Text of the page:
Helena Storm, Sweden’s recently appointed consul general to Hong Kong and Macau, also welcomes the Christmas season by lighting Advent candles. And having moved here three months ago, Storm and her family looked forward to experiencing the local Swedish community’s choir performances to celebrate the Feast of Saint Lucy (St Lucy’s Day), signalling the arrival of Christmastide.

“Lucia is one of the foremost cultural celebrations in Sweden,” she explains. “It is said to represent an ancient mythical figure bearing light in the middle of the dark, Swedish nights. According to tradition, Lucia is to wear ‘light in her hair’ and each of her handmaidens carries a candle. The star boys, all dressed in white like the handmaidens, wear tall paper cones on their head.”

This Christmas, however, Storm won’t be joining the small community of about 1,500 Swedes in Hong Kong. She and her family will return to Sweden, where they will stay home to await the arrival of Santa Claus with his gifts and enjoy a smorgasbord buffet.

Susy Goncalves Chicota, a member of a Facebook community of Brazilians in Hong Kong called Clube da Luluzinha, says women in Brazil typically spend all day on December 24 preparing a feast. It’s an elaborate banquet made up of pork, turkey and chicken dishes, rice, savoury cakes and desserts – all of which can only be eaten after midnight.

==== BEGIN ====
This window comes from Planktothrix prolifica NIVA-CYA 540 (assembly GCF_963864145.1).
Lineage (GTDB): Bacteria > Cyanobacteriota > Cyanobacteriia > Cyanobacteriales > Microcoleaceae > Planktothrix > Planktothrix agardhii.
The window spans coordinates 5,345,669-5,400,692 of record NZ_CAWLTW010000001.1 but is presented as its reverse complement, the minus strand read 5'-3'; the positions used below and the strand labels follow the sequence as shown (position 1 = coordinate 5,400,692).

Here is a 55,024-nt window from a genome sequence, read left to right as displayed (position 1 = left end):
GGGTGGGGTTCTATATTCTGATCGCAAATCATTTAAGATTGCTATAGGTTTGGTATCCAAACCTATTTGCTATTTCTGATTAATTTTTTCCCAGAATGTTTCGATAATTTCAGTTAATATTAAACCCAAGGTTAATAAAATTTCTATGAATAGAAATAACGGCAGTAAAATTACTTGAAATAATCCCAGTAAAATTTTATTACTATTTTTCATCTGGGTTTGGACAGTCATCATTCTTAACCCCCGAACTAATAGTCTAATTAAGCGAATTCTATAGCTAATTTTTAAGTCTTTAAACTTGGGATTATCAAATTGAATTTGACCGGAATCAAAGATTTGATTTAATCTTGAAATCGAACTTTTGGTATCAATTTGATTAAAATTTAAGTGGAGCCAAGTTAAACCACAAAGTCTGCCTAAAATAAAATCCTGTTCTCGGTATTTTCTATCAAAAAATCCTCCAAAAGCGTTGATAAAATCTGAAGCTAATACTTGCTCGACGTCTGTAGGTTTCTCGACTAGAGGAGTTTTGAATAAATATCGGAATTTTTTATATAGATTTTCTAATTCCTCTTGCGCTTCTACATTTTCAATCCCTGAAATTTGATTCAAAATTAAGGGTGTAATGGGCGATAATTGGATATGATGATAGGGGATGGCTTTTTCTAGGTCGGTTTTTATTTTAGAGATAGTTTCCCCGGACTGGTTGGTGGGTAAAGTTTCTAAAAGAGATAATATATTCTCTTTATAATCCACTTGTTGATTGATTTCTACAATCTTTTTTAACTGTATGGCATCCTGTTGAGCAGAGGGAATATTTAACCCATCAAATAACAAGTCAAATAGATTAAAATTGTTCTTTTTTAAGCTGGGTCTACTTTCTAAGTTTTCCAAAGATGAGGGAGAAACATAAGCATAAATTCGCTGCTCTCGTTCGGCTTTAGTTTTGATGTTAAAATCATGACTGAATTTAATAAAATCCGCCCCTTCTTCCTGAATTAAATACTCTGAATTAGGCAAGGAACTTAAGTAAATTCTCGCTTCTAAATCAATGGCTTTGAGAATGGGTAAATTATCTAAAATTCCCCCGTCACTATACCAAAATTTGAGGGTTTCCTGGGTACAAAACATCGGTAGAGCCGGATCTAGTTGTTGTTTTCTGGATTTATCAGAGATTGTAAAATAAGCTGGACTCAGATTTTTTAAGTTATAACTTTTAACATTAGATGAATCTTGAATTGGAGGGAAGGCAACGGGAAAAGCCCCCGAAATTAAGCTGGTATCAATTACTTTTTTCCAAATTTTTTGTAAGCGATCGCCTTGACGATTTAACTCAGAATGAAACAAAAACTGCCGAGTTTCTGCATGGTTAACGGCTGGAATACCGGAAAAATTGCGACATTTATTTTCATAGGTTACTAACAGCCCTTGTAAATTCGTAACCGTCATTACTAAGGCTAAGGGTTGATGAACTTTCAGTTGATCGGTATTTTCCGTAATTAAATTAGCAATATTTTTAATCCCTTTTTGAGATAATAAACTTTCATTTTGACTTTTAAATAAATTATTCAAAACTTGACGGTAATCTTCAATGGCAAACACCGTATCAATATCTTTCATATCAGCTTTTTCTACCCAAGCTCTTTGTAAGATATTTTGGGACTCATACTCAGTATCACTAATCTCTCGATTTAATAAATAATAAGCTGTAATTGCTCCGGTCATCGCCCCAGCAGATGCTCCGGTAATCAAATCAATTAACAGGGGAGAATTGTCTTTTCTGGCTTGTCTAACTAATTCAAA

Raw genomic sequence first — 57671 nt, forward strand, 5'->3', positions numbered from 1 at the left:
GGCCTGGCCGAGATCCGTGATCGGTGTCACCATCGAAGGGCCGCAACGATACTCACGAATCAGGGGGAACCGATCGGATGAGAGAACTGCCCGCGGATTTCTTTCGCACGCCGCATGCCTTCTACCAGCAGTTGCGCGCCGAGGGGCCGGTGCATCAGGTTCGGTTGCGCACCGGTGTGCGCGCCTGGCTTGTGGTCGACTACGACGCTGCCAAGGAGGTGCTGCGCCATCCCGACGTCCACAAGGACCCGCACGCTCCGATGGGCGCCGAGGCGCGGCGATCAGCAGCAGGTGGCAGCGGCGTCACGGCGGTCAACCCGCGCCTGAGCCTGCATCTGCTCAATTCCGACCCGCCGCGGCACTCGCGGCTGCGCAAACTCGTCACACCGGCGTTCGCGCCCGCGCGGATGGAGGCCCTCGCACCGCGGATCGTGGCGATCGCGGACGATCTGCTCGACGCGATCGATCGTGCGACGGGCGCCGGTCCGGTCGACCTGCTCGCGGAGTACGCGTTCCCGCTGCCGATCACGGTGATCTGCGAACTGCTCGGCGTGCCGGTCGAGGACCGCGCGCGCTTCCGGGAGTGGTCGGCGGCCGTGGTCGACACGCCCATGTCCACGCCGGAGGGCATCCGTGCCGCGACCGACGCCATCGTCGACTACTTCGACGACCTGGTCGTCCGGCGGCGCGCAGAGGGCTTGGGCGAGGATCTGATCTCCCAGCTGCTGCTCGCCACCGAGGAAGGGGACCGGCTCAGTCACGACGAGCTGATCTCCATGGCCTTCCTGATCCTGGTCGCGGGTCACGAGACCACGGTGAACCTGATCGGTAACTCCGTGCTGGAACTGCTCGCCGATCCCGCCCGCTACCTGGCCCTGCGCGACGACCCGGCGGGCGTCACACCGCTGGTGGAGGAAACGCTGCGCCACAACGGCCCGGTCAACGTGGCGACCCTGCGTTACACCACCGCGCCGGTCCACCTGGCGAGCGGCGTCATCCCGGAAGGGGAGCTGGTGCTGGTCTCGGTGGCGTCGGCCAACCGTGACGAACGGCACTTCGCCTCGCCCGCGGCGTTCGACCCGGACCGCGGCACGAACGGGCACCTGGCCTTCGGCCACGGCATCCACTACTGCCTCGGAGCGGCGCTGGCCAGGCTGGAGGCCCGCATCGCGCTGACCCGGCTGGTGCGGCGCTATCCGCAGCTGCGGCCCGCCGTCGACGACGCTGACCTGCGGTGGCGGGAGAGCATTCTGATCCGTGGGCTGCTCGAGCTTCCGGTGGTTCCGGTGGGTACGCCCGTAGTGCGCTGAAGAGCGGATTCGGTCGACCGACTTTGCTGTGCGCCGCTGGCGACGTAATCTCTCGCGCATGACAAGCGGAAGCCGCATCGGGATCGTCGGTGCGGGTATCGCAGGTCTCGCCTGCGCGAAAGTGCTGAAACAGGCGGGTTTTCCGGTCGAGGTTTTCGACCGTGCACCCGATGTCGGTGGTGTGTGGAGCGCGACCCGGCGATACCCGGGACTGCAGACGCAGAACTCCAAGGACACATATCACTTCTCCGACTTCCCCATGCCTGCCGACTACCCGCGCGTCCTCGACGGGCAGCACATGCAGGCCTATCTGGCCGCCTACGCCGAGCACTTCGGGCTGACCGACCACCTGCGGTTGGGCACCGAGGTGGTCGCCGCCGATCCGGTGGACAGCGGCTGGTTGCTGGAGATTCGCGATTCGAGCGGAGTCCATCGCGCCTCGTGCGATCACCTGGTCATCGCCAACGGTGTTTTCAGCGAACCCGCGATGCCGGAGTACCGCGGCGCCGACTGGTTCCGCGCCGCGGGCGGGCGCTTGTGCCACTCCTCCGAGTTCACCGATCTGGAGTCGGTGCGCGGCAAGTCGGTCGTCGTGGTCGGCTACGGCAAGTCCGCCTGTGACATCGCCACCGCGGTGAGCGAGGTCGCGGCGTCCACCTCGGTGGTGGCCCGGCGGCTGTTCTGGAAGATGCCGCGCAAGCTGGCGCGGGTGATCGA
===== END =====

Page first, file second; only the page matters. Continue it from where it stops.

“If I close my eyes I can remember the smells wafting from the kitchen, the sounds of their voices as they discuss recipes and the laughter of children running around with grandma scolding them,” Chicota says.

In Hong Kong, she tries to replicate the atmosphere for her family: “I cook all the dishes and celebrate the way my grandmother and mother taught me. This way, my daughter will also learn our rituals.”

In line with tradition, Chicota and her family wear new clothes to celebrate Christmas. Their Brazilian friends usually arrive with gifts, which are placed under the Christmas tree. They dance and play with the children until midnight, when they greet each other, exchange gifts and sit down to eat.

But the Brazilian custom of neighbours visiting each other to eat, drink and dance until the sun comes up on Christmas day, simply isn’t an option in Hong Kong, she says.

For Estelle Hu-Pirot of HK Accueil, a non-profit that organises activities for the French community, Christmas in France is a family celebration that is always held in the home.

In Hong Kong, however, she and her husband Vincent Pirot always invite “the family we chose” of closest friends for a festive home-cooked dinner.